Oral Hygiene Tips: Brush up on the Basics

oral hygiene tips

Oral Hygiene Tips: Brush up on the Basics

We all learned about oral hygiene as children, but for many of us, the learning stopped there. Your smile and your overall health depend on simple daily habits, such as brushing and flossing. But are you using the right techniques? At Hicks Dental Group in Prescott, we want to review some basic oral hygiene tips to protect your oral health.

Tips for Crushing Brushing 

  • Brush your teeth at least twice a day. 
  • Don’t rush. Brush your teeth for two minutes to ensure they are thoroughly clean. Remember to brush the outside, inside and chewing surfaces of your teeth, and don’t forget your tongue!
  • Wait 30 minutes after eating or drinking to brush. This is especially important if you had something acidic. 
  • Brush or scrape your tongue!. Your tongue harbors bacteria, which can lead to tooth decay and bad breath. 
  • Use the proper tools. Use a fluoride toothpaste and a soft-bristled toothbrush. Electric toothbrushes can reduce plaque and gingivitis more than manual brushes. They are also helpful if you have arthritis. Check out this post on the best kinds of toothbrushes to use. 
  • Use proper technique. Hold your toothbrush at a slight angle, with the bristles aimed toward your gum line. Gently move the brush back and forth with short, circular motions. Brushing too aggressively can damage the gums.
  • Keep your toothbrush clean. Always rinse your toothbrush with water after brushing. When storing your toothbrush, make sure it is upright and allow it to air-dry. Putting a cover over your toothbrush actually fosters the growth of bacteria and mold. Keep it separate from other toothbrushes to prevent cross-contamination.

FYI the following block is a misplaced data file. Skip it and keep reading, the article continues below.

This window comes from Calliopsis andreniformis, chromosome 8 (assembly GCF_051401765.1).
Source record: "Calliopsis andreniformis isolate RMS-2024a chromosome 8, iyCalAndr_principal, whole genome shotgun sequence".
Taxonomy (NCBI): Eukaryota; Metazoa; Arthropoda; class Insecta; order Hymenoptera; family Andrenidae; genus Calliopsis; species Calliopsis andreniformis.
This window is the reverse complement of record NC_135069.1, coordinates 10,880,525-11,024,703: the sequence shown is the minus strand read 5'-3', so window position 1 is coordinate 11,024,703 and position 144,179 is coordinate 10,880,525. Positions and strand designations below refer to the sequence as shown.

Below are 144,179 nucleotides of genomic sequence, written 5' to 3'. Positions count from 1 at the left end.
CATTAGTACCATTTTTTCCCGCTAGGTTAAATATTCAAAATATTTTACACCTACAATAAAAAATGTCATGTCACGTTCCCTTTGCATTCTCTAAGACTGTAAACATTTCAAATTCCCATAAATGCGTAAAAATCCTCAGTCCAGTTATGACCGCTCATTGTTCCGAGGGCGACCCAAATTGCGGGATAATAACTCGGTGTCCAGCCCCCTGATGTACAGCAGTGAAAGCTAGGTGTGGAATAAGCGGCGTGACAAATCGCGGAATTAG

• Replace your worn toothbrush. You should buy a new toothbrush or a replacement head for your electric toothbrush at least every three months—or sooner if necessary. 


Floss like a Boss

  • Step one. Break off a piece of floss about 18 inches long. Wind the floss around each middle finger several times, leaving a few inches in the middle between the fingers.
  • Step two. Hold the floss between your thumbs and forefingers, pulling it tight.
  • Step three. Carefully guide the floss between two teeth. Do not force it into the gum. If the space between the teeth is tight, try gently moving the floss back and forth until it reaches the gumline. If the space is still too tight, please talk to our dental office.
  • Step four. Once the floss has reached the gum line, curve the floss around the tooth, gently sliding it into the space between the gum and the tooth. Make sure to get the floss under the gum line, as this is where most inflammation and gum disease begins to form.
  • Step five. Gently slide the floss along each side of the tooth, clearing any food particles. Be careful not to cut into the gums while sliding the floss up and down.
  • Remember to floss all of the teeth. Don’t forget the back ones! Starting with the same tooth each time you floss can help you make sure you don’t miss any teeth in the process. 
  • The sequence of brushing and flossing doesn’t matter, as long as you do both thoroughly. 
  • Floss at least once a day—it doesn’t matter if you floss in the morning or at night, but flossing at the same time each day can help you remember to do it daily.
  • Check out these pictures or this video from the ADA for visual aids on proper flossing technique.


Come Visit Us!

In addition to these daily oral hygiene tips, it is important to keep up with your twice-yearly cleanings and exams. This will go a long way in helping your teeth and gums stay healthy, strong, and beautiful throughout your life. At Hicks Dental Group, our friendly, dedicated, and compassionate team is committed to working with you and your family to create a positive experience every time you visit our practice. Contact us today with any questions or concerns you may have about your oral health!